1. Oh and the two of mine who nursed right away (the one in the coma couldn’t!) wanted to sleep and not nurse no matter if they were over due or early. Being born is hard work and it is completely normal for that to happen.

  15. thank you for sharing! Being pregnant those last few weeks can be so trying.

    Regarding due dates – If I had given the date of my last menstrual period, then my dates would have been a week earlier. I track my cycles, and I know that I pretty consistently have longer cycles, ovulating on about day 20 – almost a full week later than the “average” day 14 that the pregnancy wheel assumes. I’m thankful that my midwives took my word for ovulation date, otherwise baby #1 would have been “overdue” and born at 41 wk 6 d and baby #2 would have been born on 41 wk 1 d.

    The point being that most women don’t ovulate on day 14, so using the pregnancy wheel for due date (based on LMP) is just guess. Dating scans have improved in accuracy, but they still have a margin of error by several days on either side. When dealing with people pushing induction, a few days can be the difference between spontaneous labor and dealing with a potential cascade of issue stemming from and attempt at induction. Getting stuck on a specific date, by parents or medical staff, just sets mothers up for potential problems for mom, baby and birthing.

    1. I had a long cycle too, but we had an early U/S to determine the EDD. It is still possible the dates were off though.

  16. Thanks for sharing Kim! From reading these comments, I can see there is no absolute right or wrongs here when it comes to birthing a healthy baby!
    I’m 20 weeks and strongly considering a home birth thanks to you sharing your experiences and also a few friend’s experiences. My first was a long hospital birth and I ended up getting an epidural and also pitocin. I’m also thankful it didn’t end up a c-section. I look forward to being comfortable at home for sure! Hoping that speeds the labor because I can be comfy at home, not have anyone check in on me constantly, etc. We’ll See!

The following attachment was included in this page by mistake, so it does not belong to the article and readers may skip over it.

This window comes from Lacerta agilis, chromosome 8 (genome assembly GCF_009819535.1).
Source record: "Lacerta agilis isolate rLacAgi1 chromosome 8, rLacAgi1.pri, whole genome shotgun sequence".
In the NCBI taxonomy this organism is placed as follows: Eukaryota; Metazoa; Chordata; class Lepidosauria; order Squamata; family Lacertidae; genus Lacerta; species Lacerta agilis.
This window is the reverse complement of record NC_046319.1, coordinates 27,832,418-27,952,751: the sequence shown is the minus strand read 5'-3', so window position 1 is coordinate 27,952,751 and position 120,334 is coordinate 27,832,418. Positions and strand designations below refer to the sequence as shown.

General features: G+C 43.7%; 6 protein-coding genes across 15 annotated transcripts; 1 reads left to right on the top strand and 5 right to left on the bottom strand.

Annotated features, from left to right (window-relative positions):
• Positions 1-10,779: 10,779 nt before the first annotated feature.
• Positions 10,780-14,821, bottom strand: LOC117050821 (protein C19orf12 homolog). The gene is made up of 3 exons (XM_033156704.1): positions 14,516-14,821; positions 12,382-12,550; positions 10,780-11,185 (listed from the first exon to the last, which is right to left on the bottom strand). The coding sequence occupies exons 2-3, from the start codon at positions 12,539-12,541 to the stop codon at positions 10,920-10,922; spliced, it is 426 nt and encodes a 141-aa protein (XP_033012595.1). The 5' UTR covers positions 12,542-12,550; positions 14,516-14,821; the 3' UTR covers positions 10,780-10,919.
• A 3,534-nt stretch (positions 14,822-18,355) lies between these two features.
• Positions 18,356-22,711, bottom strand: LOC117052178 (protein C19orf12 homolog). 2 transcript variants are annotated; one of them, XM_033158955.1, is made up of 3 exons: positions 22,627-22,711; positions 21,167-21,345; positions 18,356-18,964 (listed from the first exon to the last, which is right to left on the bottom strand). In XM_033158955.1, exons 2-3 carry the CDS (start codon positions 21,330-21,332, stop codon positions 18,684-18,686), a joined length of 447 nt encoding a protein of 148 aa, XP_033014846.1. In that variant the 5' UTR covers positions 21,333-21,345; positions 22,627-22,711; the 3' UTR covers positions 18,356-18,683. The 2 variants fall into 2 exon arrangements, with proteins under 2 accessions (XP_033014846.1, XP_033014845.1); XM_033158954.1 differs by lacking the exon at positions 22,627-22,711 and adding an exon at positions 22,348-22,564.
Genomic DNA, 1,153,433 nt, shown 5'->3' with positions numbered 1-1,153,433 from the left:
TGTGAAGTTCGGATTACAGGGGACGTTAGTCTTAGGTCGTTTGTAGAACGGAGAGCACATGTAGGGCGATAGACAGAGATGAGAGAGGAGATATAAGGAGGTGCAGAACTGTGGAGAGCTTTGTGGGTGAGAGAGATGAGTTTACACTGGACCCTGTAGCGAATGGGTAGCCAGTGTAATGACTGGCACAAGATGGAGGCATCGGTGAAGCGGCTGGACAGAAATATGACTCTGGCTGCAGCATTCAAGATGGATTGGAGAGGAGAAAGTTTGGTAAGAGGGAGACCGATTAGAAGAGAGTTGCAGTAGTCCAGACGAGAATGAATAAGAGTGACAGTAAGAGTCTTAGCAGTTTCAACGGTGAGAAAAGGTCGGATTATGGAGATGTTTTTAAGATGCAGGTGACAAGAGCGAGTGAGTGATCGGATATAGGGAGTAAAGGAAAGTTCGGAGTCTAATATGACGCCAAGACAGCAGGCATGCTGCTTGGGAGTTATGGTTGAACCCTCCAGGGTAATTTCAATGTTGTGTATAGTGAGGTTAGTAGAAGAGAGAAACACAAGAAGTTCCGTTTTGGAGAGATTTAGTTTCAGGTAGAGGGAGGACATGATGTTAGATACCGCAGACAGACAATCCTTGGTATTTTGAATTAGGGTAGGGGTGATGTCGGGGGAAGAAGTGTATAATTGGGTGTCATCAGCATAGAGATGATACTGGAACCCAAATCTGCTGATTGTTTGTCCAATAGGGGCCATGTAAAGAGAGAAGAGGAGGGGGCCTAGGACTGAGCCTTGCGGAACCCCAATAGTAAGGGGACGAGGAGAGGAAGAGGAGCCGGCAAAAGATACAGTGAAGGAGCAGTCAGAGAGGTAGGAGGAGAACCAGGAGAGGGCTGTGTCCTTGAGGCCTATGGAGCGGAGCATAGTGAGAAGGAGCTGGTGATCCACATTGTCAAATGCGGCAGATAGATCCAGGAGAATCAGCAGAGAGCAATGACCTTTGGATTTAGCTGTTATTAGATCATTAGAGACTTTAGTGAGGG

17. we have pretty opposite (and yet at the same time – amazing- stories)
    With my first son I was 2 weeks overdue before my OB would okay me to be induced – even though I was begging before that! Scans showed my fluid levels were ok, the NST was normal, and the tech had estimated his weight to be between 7-8 pounds just 3 days before they induced me. My induction went really smooth with no issues. It took me 12 hours to be ready to push though and over 2 hours to get him out because he was presenting forehead first rather then the crown of his head- so the tilt of his haead was making it harder to get out (in the 2+ hours of pushing with my nurse feeling him and coaching me – never did she mention the odd position or that maybe he just wasnt going to push out). When he was born- he was 10.1oz with a head that was well over 15 inches- MUCH larger then anyone had thought- even the techs. HE ended up with some hip problems (that went away) and so much swelling, bruising and blistering that the doctors made everyone in the room leave and told my DH and I that they wanted to do testing on him because he honestly looked downs or somthing along those lines. Thankfully he was fine – it was just a very hard delivery on him (and me). He took some time to get nursing properly but eventually did. Oh and I had to be on pitocin the entire time- they tried to stop it when it was time to push and my body would not produce contractions on its own!

    With my second child- we knew we didnt want what we had had with my son. I had a new ob and he agreed to let me induce 10 days early as long as scans and things showed she was ‘ready’. That day I went in, got set up by 8am, and by 12 was ready to push. My ob was in doing a csection so I had to wait, but once he was there it took 2 pushes, then a friend in my room (I had all the girls close to me in there just like I did with my son – a total of 11 people- it was awesome) say something that made me laugh and that is when my daughter was born – while I was laughing! She was 7.2, had perfect scores and nursed great from the start- and nursed for over 2 years.

    So while you and I have very different stories, they are each our stories and Im sure we are both thankful for having the choices we do when it comes to the care of our babies. Your home birth pictures look very beautiful